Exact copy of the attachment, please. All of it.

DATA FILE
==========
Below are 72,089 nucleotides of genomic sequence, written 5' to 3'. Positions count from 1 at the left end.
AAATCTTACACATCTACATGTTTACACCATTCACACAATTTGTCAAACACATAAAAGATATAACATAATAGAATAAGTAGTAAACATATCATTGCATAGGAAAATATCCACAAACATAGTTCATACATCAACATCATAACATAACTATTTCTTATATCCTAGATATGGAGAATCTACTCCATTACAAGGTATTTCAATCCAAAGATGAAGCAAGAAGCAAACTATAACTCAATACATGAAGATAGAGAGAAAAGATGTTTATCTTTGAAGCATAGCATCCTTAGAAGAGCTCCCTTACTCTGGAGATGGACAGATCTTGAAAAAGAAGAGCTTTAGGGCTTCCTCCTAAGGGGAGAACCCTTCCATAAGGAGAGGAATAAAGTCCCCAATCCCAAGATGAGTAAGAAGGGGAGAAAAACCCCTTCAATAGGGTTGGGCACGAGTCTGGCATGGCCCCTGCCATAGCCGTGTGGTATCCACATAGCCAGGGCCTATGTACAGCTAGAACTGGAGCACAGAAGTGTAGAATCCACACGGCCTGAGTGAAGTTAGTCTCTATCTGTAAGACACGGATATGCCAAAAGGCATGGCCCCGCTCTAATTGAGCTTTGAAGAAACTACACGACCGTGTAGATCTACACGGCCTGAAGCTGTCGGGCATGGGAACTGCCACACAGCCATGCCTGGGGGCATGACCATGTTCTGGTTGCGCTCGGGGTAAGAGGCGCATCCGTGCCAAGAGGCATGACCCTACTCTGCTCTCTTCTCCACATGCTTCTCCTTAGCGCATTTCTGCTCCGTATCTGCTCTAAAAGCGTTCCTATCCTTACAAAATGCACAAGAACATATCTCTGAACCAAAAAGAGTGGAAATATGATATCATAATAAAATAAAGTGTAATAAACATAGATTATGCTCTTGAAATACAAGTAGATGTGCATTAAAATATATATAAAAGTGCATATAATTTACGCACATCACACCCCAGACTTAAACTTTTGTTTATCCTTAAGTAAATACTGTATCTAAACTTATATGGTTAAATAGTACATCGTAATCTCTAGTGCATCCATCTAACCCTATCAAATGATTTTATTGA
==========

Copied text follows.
Below are 72,089 nucleotides of genomic sequence, written 5' to 3'. Positions count from 1 at the left end.
AAATCTTACACATCTACATGTTTACACCATTCACACAATTTGTCAAACACATAAAAGATATAACATAATAGAATAAGTAGTAAACATATCATTGCATAGGAAAATATCCACAAACATAGTTCATACATCAACATCATAACATAACTATTTCTTATATCCTAGATATGGAGAATCTACTCCATTACAAGGTATTTCAATCCAAAGATGAAGCAAGAAGCAAACTATAACTCAATACATGAAGATAGAGAGAAAAGATGTTTATCTTTGAAGCATAGCATCCTTAGAAGAGCTCCCTTACTCTGGAGATGGACAGATCTTGAAAAAGAAGAGCTTTAGGGCTTCCTCCTAAGGGGAGAACCCTTCCATAAGGAGAGGAATAAAGTCCCCAATCCCAAGATGAGTAAGAAGGGGAGAAAAACCCCTTCAATAGGGTTGGGCACGAGTCTGGCATGGCCCCTGCCATAGCCGTGTGGTATCCACATAGCCAGGGCCTATGTACAGCTAGAACTGGAGCACAGAAGTGTAGAATCCACACGGCCTGAGTGAAGTTAGTCTCTATCTGTAAGACACGGATATGCCAAAAGGCATGGCCCCGCTCTAATTGAGCTTTGAAGAAACTACACGACCGTGTAGATCTACACGGCCTGAAGCTGTCGGGCATGGGAACTGCCACACAGCCATGCCTGGGGGCATGACCATGTTCTGGTTGCGCTCGGGGTAAGAGGCGCATCCGTGCCAAGAGGCATGACCCTACTCTGCTCTCTTCTCCACATGCTTCTCCTTAGCGCATTTCTGCTCCGTATCTGCTCTAAAAGCGTTCCTATCCTTACAAAATGCACAAGAACATATCTCTGAACCAAAAAGAGTGGAAATATGATATCATAATAAAATAAAGTGTAATAAACATAGATTATGCTCTTGAAATACAAGTAGATGTGCATTAAAATATATATAAAAGTGCATATAATTTACGCACATCACACCCCAGACTTAAACTTTTGTTTATCCTTAAGTAAATACTGTATCTAAACTTATATGGTTAAATAGTACATCGTAATCTCTAGTGCATCCATCTAACCCTATCAAATGATTTTATTGA